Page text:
Image for Hardhack


Scientific name

Spiraea Douglasii


Grows in open areas of wet meadows, bogs, streambanks, and lake margins. Labrador Tea, Ledum groenlandicum, is often a companion of Douglas Spiraea in bogs. It can withstand drier periods in areas that are only seasonally wet. It usually occurs in wetlands, but is occasionally found in non-wetlands. It is a good choice for revegetation projects along waterbodies. Its attractive purplish-pink flower plumes create a “sea of pink” in “Hardhack bogs” when in bloom. Phenology: Bloom time: July-August; Fruit ripens: September-October. Use by people: Some natives used Douglas Spiraea for spreading and cooking salmon and for making tools to collect dentalia shells for trade and decoration. The flowers are can be dried and used in floral arrangements. Use by Wildlife: Douglas Spiraea is sometimes browsed by Black-tailed Deer. Flowers are pollinated by insects. In bogs, it provides cover for many water birds, such as Marsh Wrens, but alternatively may provide good hunting habitat for raptors.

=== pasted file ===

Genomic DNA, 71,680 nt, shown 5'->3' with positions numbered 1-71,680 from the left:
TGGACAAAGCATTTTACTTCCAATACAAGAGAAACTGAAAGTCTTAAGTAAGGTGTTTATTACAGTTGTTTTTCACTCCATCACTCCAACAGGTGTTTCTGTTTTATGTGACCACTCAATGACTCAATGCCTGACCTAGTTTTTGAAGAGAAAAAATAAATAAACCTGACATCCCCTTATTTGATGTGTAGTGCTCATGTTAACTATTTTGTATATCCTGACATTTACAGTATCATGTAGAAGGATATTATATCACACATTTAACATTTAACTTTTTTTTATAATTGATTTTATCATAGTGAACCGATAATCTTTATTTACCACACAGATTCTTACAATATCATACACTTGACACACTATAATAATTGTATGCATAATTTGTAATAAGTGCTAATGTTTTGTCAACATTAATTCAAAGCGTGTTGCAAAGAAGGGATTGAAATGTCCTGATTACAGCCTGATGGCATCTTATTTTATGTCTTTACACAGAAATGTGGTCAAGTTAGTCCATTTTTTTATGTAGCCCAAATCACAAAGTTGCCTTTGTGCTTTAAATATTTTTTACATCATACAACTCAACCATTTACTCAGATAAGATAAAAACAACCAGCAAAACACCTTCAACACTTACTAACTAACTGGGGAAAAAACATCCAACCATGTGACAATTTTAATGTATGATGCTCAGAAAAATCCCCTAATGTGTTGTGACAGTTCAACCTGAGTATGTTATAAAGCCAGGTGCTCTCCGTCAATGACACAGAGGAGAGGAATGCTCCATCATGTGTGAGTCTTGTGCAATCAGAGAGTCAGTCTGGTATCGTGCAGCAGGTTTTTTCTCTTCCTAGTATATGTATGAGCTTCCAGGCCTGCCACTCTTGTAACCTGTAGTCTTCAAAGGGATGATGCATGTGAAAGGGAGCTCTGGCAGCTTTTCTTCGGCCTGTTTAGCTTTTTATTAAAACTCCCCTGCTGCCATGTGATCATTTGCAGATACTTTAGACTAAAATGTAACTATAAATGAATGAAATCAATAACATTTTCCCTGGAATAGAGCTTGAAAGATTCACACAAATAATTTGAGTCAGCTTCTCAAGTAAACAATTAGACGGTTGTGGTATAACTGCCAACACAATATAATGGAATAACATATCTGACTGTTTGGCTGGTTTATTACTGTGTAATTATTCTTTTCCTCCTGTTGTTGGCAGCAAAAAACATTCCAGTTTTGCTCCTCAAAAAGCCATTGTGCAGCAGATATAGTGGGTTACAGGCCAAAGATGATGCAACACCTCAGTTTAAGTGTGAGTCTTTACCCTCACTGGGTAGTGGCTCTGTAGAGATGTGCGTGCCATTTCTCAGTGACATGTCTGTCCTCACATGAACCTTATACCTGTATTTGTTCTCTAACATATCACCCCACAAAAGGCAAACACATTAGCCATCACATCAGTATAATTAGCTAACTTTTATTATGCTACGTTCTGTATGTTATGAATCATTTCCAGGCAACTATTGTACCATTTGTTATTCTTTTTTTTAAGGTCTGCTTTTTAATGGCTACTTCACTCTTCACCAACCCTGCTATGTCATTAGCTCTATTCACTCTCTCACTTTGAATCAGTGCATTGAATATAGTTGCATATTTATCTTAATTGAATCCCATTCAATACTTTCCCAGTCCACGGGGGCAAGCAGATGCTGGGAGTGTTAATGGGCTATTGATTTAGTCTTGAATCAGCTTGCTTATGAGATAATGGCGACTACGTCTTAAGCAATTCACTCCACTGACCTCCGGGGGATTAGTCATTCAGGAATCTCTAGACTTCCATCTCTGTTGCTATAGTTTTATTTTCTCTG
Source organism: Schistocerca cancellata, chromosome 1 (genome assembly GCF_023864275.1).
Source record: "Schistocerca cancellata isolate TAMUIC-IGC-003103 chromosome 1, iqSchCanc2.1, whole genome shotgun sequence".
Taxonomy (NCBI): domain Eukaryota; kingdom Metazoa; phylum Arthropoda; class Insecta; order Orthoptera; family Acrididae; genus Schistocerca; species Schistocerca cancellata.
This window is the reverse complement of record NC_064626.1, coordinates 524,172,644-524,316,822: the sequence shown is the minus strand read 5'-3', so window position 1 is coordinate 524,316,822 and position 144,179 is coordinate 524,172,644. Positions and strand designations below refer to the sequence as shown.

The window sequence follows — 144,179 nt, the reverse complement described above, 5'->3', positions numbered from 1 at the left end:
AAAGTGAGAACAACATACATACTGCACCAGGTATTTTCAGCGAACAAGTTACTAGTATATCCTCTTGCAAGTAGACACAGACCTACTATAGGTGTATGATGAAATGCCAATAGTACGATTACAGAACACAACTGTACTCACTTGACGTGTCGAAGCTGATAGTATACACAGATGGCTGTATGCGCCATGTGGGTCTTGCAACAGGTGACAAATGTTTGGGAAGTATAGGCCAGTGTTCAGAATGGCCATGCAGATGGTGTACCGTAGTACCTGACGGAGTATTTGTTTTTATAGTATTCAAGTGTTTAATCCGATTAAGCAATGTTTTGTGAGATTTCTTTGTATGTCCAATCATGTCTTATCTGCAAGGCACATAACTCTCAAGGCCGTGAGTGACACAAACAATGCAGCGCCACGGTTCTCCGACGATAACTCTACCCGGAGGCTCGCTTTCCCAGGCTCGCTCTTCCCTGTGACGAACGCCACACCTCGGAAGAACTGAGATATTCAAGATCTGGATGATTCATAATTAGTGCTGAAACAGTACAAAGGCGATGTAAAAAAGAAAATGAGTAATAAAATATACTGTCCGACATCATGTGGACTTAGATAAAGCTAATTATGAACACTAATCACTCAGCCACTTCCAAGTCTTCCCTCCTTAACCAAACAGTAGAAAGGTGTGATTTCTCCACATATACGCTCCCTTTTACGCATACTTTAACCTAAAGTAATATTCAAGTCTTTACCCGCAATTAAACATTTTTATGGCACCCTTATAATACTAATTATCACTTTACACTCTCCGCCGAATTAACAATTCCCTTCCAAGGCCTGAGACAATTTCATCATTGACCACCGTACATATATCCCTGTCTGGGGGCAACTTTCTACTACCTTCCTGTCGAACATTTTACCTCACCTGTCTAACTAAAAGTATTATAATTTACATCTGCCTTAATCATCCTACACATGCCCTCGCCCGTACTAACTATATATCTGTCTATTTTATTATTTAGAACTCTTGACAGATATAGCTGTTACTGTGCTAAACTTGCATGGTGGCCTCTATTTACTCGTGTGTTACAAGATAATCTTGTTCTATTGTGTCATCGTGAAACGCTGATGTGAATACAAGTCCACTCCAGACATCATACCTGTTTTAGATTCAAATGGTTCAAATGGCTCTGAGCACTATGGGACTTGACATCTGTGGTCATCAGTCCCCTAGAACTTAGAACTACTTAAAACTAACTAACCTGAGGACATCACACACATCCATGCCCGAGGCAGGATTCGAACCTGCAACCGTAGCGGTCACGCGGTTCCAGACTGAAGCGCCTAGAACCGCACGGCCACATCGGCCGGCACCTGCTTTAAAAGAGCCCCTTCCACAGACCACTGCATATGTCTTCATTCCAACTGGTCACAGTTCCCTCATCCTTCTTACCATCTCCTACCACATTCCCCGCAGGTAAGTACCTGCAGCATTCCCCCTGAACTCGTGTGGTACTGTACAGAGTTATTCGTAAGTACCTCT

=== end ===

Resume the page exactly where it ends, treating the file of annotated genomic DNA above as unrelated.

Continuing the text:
Planting conditions

Douglas Spiraea is easy to start from seed. Fresh seed does not require stratification; dry seed may require 1-2 months cold stratification. Douglas Spiraea may also be propagated from stem or root cuttings, or division. After a fire or burial, it readily sprouts from the stem base and rhizomes.


  • Plant height:
    • Max 2m
    • Any
  • Moisture level:
    • Moist
    • Wet
    • Flood Tolerant
  • Light conditions:
    • Full sun
    • Partial sun
  • Soil type:
    • Loamy
    • Humus
    • Rocky
  • pH:
    • Acidic
    • Normal
  • Depth:
    • Potted
    • Bareroot
  • Eco Zone:
    • 8a
    • 8b
  • Plant type:
    • Shrub
  • Height:
    • .5-2 M
  • Spread:
    • 1M